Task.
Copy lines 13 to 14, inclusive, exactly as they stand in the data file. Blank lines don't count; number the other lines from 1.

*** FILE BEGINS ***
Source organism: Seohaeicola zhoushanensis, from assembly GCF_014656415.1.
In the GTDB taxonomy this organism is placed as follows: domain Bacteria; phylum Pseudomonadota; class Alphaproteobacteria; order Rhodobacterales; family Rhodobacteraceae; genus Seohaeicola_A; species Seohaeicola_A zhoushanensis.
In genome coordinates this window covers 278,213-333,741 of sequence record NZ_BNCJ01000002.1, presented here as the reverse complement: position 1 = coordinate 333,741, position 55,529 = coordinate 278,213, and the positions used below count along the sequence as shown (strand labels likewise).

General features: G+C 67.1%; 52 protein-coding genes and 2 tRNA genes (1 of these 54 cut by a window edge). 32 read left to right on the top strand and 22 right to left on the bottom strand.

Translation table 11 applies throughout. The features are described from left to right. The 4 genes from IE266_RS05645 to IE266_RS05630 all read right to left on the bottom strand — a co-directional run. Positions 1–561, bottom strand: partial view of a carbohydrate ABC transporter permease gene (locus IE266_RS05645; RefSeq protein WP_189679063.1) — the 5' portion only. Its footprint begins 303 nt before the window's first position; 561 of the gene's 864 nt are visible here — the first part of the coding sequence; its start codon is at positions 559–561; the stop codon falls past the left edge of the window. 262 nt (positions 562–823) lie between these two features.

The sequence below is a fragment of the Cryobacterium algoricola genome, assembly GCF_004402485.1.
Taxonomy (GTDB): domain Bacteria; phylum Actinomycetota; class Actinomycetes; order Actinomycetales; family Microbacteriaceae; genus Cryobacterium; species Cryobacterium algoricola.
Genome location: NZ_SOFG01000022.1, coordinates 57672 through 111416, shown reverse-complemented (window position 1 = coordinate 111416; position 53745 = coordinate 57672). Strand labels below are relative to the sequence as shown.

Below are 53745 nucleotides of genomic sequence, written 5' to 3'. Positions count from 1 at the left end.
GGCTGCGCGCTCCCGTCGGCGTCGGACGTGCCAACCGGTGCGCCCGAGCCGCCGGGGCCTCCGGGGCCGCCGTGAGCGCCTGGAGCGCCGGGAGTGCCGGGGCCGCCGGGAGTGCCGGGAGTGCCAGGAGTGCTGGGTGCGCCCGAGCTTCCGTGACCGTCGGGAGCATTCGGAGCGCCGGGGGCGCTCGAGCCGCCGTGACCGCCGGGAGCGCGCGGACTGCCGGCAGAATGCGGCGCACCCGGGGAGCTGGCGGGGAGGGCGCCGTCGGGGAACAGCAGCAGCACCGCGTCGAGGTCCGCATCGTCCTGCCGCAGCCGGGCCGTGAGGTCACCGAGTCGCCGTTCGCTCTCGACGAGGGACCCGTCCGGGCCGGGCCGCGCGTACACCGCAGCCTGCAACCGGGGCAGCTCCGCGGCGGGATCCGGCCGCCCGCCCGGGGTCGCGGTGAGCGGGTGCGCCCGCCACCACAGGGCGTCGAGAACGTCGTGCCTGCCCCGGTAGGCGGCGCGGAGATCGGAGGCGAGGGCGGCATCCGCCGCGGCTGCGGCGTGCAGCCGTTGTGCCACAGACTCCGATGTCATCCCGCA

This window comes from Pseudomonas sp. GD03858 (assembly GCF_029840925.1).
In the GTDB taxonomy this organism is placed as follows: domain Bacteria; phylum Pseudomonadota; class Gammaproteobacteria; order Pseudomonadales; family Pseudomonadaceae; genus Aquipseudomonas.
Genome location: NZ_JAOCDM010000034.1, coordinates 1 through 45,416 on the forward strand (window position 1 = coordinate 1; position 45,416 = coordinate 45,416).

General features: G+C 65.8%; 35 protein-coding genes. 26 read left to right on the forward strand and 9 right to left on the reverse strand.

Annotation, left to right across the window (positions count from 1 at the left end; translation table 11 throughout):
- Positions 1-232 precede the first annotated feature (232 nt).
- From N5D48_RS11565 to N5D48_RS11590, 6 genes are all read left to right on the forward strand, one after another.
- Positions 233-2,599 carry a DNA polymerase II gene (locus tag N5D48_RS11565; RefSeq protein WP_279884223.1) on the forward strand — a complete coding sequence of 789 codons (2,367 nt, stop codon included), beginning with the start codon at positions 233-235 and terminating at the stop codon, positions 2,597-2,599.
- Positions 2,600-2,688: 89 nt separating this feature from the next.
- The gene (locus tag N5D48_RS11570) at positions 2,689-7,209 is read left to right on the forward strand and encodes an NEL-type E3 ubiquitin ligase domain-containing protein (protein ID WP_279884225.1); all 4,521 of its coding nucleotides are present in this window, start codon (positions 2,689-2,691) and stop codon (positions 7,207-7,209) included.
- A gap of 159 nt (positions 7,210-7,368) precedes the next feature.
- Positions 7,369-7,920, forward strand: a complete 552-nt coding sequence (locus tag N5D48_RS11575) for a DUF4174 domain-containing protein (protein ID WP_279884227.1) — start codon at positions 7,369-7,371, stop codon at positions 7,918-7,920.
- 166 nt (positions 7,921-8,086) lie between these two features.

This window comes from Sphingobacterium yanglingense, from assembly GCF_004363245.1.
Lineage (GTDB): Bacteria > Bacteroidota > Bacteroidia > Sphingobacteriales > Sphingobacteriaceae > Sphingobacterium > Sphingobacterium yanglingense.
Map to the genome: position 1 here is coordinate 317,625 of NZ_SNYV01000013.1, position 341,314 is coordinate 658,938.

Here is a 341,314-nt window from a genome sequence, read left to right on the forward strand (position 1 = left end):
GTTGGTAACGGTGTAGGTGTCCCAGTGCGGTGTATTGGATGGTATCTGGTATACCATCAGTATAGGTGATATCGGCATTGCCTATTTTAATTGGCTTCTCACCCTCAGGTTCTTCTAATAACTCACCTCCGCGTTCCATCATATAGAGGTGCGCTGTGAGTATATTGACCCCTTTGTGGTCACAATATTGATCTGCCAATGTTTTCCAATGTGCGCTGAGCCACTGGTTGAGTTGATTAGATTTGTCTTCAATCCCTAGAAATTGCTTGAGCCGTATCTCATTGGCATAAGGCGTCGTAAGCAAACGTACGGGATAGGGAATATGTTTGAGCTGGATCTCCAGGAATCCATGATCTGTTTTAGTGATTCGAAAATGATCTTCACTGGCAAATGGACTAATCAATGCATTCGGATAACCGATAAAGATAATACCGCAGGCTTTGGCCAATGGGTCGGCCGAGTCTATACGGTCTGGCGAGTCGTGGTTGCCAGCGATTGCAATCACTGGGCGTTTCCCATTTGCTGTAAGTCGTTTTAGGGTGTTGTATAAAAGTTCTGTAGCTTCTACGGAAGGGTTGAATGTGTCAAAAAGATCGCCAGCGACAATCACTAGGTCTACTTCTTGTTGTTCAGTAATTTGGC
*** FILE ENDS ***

Genome location: NZ_JAOCDM010000034.1, coordinates 1 through 45,416 on the forward strand (window position 1 = coordinate 1; position 45,416 = coordinate 45,416).

General features: G+C 65.8%; 35 protein-coding genes. 26 read left to right on the forward strand and 9 right to left on the reverse strand.